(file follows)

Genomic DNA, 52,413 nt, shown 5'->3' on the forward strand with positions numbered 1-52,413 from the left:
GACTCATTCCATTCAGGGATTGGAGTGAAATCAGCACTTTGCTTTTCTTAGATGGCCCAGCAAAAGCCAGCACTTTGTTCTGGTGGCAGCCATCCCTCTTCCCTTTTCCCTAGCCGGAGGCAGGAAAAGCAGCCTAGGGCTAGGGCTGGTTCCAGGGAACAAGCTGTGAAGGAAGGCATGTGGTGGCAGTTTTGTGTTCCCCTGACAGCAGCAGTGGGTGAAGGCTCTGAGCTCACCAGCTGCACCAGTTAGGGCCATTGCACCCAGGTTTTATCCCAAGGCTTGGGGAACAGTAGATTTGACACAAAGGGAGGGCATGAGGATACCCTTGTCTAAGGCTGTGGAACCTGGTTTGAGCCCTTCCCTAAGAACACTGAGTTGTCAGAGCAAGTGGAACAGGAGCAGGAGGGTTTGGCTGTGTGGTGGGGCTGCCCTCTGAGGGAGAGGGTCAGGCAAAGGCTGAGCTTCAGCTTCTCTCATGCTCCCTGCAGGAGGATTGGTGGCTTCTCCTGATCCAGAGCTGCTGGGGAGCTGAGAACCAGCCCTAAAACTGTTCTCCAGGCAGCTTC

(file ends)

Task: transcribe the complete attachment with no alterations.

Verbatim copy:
Genomic DNA, 52,413 nt, shown 5'->3' on the forward strand with positions numbered 1-52,413 from the left:
GACTCATTCCATTCAGGGATTGGAGTGAAATCAGCACTTTGCTTTTCTTAGATGGCCCAGCAAAAGCCAGCACTTTGTTCTGGTGGCAGCCATCCCTCTTCCCTTTTCCCTAGCCGGAGGCAGGAAAAGCAGCCTAGGGCTAGGGCTGGTTCCAGGGAACAAGCTGTGAAGGAAGGCATGTGGTGGCAGTTTTGTGTTCCCCTGACAGCAGCAGTGGGTGAAGGCTCTGAGCTCACCAGCTGCACCAGTTAGGGCCATTGCACCCAGGTTTTATCCCAAGGCTTGGGGAACAGTAGATTTGACACAAAGGGAGGGCATGAGGATACCCTTGTCTAAGGCTGTGGAACCTGGTTTGAGCCCTTCCCTAAGAACACTGAGTTGTCAGAGCAAGTGGAACAGGAGCAGGAGGGTTTGGCTGTGTGGTGGGGCTGCCCTCTGAGGGAGAGGGTCAGGCAAAGGCTGAGCTTCAGCTTCTCTCATGCTCCCTGCAGGAGGATTGGTGGCTTCTCCTGATCCAGAGCTGCTGGGGAGCTGAGAACCAGCCCTAAAACTGTTCTCCAGGCAGCTTC